May 30, 2024

Taylor Daily Press

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Why do some people wander while talking on the phone?

Why do some people wander while talking on the phone?

You can of course make calls while sitting, lying down or standing. But some people like to walk during a phone call. They pace back and forth unconsciously. Where does this desire to walk come from?

Make a phone call? Making steps

Neuroscientist Johannes Fahrenvoort of Vrije Universiteit Amsterdam says walking around with a phone in hand may be because communication is abnormal. “When you talk to someone on the phone, you don't see that person,” Fahrenfurt explains. That's why you don't get any visual input from the conversation, even though your body is expecting it at that moment.

For the hundreds of thousands of years that we walked the Earth without a phone, you could always see someone's gestures and facial expressions during a conversation. But you don't see that on the phone. “Then you miss that interaction with the environment and you're just mentally busy.”

Interact with your environment

To compensate for this lack of input, your body begins to move. By walking, you will still be interacting with your environment. The researcher says that this is just speculation, because this behavior is difficult to investigate.

In addition to walking, people sometimes also scribble on paper as a form of additional interaction. But this is of course less obvious than a person traveling miles during a telephone conversation.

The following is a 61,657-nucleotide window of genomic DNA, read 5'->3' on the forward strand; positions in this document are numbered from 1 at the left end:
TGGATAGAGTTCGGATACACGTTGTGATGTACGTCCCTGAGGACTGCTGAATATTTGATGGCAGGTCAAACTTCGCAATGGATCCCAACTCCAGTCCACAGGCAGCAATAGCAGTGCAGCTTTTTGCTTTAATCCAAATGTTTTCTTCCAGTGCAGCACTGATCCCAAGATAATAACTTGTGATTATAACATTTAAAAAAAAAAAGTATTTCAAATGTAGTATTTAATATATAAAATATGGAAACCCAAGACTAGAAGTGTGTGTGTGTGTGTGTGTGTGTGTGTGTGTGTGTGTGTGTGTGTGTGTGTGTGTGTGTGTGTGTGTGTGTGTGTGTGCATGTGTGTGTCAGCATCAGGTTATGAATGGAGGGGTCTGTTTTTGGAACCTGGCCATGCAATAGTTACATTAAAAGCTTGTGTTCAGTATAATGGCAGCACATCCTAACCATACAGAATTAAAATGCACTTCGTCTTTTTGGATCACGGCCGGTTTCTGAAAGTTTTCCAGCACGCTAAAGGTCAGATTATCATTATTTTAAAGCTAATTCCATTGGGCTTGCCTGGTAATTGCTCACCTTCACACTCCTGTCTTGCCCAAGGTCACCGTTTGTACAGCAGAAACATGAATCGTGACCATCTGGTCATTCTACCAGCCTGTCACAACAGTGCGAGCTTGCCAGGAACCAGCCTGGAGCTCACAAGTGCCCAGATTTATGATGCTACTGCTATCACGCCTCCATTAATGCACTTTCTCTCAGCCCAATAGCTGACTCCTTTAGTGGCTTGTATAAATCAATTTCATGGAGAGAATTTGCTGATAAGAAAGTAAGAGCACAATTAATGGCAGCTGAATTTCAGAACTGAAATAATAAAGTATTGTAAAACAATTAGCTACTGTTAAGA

Thinking = walking

One call is not the same as the other. You probably won't complete entire marathons during a simple phone conversation about a shopping list. While on a business phone call, you may leave marks on the office floor with all your movements.

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how is that possible? Perhaps because you have to think more during such a business conversation than during a superficial conversation, Fahrenfurt says. You need to make up for your thinking sooner. “Even when people want to consciously think about something, they sometimes go for a walk outside.” In addition, the duration of the conversation is important; With a half-hour phone consultation, you are naturally more likely to be rushed than a thirty-second call.

There are no spooky rides

The next time one of your colleagues walks loudly across the office on the phone, you'll know that his back-and-forth marching probably isn't nervous. It is possible that he receives more stimuli from his environment through all of these steps, to compensate for not seeing his call mate. Although there is no scientific evidence for this.

Of course, one question remains now: Why is he (like the other callers) talking so loudly on the phone?